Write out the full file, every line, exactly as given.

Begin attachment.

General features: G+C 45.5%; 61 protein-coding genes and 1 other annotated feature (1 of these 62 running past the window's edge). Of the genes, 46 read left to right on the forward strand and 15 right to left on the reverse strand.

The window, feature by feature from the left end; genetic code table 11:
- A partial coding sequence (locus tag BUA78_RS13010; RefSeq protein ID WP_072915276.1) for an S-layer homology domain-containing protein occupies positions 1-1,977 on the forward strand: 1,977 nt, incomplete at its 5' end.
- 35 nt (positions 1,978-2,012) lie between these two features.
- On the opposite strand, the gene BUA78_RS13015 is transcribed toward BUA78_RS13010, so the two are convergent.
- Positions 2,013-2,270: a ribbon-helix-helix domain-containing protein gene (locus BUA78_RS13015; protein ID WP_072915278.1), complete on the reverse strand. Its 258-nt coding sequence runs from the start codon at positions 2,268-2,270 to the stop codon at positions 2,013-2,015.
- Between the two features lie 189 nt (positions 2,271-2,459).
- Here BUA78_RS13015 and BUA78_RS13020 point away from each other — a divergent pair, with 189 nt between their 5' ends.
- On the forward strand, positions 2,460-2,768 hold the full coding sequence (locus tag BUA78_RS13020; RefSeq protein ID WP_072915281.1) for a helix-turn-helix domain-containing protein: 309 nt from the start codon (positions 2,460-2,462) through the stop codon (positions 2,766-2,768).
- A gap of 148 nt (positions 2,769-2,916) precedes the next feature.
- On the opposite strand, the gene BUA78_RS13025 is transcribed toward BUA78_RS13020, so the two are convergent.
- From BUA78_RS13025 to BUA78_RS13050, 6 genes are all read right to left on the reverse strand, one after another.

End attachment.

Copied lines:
General features: G+C 45.5%; 61 protein-coding genes and 1 other annotated feature (1 of these 62 running past the window's edge). Of the genes, 46 read left to right on the forward strand and 15 right to left on the reverse strand.

The window, feature by feature from the left end; genetic code table 11:
- A partial coding sequence (locus tag BUA78_RS13010; RefSeq protein ID WP_072915276.1) for an S-layer homology domain-containing protein occupies positions 1-1,977 on the forward strand: 1,977 nt, incomplete at its 5' end.
- 35 nt (positions 1,978-2,012) lie between these two features.
- On the opposite strand, the gene BUA78_RS13015 is transcribed toward BUA78_RS13010, so the two are convergent.
- Positions 2,013-2,270: a ribbon-helix-helix domain-containing protein gene (locus BUA78_RS13015; protein ID WP_072915278.1), complete on the reverse strand. Its 258-nt coding sequence runs from the start codon at positions 2,268-2,270 to the stop codon at positions 2,013-2,015.
- Between the two features lie 189 nt (positions 2,271-2,459).
- Here BUA78_RS13015 and BUA78_RS13020 point away from each other — a divergent pair, with 189 nt between their 5' ends.
- On the forward strand, positions 2,460-2,768 hold the full coding sequence (locus tag BUA78_RS13020; RefSeq protein ID WP_072915281.1) for a helix-turn-helix domain-containing protein: 309 nt from the start codon (positions 2,460-2,462) through the stop codon (positions 2,766-2,768).
- A gap of 148 nt (positions 2,769-2,916) precedes the next feature.
- On the opposite strand, the gene BUA78_RS13025 is transcribed toward BUA78_RS13020, so the two are convergent.
- From BUA78_RS13025 to BUA78_RS13050, 6 genes are all read right to left on the reverse strand, one after another.